3 Tips for Executing Ideas Well

I have a love-hate relationship with the Star Wars prequels.

On the one hand, there are some things I think the movies genuinely did well and some ideas which were genuinely interesting. On the other hand, I’ll gladly admit the movies didn’t always communicate their ideas in an interesting way.

That’s one of the harder lessons you have to learn as a writer: you can have the best ideas, but the story won’t work if you execute them poorly.

Here are three things to watch out for as you develop your story.

1. Does the Dialogue Feel Natural?

The words which characters say usually play a big part of communicating your story’s plot points or help illustrate the major themes.

So, depending on what ideas your story explores, your characters need to say certain things. This is particularly true if you’re writing something like Ayn Rand’s book Atlas Shrugged that has plenty of political or philosophical commentary.

However, you need to make sure the dialogue is also believable. If the way characters say certain things doesn’t fit their personalities, or the words don’t sound like something people would actually say out loud, then readers will miss the point.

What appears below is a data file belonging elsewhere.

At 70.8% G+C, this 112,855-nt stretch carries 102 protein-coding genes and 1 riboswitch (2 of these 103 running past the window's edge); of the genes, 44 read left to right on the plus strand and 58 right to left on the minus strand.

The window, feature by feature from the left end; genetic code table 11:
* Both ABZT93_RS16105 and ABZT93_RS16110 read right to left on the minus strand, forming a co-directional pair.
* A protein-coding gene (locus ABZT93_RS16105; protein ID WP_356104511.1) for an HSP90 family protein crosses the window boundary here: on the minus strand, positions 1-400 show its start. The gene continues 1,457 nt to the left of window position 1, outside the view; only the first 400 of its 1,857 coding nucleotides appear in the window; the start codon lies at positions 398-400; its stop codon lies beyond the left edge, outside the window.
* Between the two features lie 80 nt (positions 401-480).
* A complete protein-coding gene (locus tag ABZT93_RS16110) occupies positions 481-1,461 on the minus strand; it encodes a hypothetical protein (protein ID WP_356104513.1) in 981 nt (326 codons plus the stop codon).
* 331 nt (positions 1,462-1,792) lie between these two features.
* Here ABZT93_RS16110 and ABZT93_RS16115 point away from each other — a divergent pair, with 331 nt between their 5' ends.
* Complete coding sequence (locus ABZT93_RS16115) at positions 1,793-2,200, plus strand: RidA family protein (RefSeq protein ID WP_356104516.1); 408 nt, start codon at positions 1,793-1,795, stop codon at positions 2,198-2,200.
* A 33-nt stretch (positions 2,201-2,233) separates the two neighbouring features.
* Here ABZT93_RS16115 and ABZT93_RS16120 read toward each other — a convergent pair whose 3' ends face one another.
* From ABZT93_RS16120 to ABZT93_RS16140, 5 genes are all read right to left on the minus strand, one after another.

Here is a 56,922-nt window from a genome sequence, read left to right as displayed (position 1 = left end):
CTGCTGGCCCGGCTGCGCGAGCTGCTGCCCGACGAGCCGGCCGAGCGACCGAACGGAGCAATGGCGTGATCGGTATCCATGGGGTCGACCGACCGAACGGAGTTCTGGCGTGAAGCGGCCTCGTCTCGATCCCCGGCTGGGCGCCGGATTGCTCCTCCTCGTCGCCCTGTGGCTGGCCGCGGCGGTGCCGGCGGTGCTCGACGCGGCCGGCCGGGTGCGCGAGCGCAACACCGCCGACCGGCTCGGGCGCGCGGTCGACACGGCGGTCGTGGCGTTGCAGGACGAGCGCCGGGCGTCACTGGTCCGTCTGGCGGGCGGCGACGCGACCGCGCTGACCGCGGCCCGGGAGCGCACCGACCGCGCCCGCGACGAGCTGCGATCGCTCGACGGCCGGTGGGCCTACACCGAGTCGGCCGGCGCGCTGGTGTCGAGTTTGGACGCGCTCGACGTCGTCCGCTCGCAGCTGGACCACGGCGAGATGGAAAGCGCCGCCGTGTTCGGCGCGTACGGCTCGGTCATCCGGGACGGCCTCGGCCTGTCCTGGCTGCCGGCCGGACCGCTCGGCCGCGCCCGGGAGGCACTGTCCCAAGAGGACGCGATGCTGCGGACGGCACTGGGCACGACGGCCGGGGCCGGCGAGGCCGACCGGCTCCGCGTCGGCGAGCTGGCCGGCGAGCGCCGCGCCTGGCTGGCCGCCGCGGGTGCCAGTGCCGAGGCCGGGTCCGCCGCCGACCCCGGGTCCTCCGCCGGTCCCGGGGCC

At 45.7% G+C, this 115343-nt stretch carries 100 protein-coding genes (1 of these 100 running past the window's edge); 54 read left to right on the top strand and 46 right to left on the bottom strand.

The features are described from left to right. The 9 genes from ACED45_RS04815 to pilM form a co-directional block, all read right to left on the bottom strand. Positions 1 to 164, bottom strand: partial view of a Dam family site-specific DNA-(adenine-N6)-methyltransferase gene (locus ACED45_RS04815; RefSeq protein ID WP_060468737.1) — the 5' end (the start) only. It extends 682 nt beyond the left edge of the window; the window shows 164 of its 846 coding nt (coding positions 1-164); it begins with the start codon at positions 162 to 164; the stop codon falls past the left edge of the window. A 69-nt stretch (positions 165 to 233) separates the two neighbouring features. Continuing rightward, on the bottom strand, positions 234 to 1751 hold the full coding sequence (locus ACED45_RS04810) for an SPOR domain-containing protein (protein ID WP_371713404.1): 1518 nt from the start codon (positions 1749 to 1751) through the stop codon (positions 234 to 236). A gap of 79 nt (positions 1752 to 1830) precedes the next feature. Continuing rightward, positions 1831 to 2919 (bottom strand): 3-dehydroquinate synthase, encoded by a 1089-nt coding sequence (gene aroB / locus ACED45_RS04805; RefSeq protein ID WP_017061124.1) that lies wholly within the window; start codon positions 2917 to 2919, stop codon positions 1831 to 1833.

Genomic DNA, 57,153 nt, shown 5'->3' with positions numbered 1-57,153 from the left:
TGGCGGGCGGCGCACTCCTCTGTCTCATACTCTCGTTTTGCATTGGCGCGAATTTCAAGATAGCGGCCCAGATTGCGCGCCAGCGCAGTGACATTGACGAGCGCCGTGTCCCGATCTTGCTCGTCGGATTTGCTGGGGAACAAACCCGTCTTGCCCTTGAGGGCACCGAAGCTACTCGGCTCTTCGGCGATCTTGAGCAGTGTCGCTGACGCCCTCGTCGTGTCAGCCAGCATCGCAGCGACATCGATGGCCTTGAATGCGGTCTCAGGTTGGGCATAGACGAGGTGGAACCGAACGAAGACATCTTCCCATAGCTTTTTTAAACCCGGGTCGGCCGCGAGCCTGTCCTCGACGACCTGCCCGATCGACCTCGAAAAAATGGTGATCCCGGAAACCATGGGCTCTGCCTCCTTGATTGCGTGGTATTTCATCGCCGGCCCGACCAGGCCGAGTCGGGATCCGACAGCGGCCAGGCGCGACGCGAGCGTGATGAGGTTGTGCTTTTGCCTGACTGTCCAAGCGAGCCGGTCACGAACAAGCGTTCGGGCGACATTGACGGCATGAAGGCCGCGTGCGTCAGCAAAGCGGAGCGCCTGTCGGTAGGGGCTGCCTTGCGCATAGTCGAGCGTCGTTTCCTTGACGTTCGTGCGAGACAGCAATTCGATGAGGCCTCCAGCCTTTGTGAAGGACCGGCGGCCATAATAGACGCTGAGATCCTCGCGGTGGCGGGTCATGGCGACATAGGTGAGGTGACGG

2. Does the Style Create Interest?

The way you describe a scene can have as much impact as what actually happens in the scene.

On one level, this means you must know what kind of reactions you want your audience to have. You can take a given action and make it seem sad, funny, scary or heroic depending on how you present it. One episode of the TV show Mr. Bean shows the main character doing some very selfish things, but the tone makes these actions seem funny instead.

On a deeper level, this means you must make actions seem interesting. Develop your writing style and descriptions so that your readers can relate to your characters and the world you’ve created. Do this well and even simple stories (such as ones taking place in a single room) can be compelling.

3. Do the Scenes Capture the Ideas?

Whatever actions or interactions you show in your story, they need to capture your ideas in the best possible way.

However, reaching that point means you occasionally need to change scenes in ways you didn’t expect.

You may need to fully show a scene that you only summarized. You may need to move scenes into a different order to change the overall effect.

You may even discover a scene needs to be removed because it doesn’t really add anything to the story. As writing instructors like to say, sometimes you must kill your darlings.

What’s a writing tip you’ve learned to make ideas shine? Let us know in the comments!


G. Connor Salter has had over 150 articles published, including contributions to Aphotic Realm and Area of Effect. His ebook Sunrise Over Beijing is available through Amazon.

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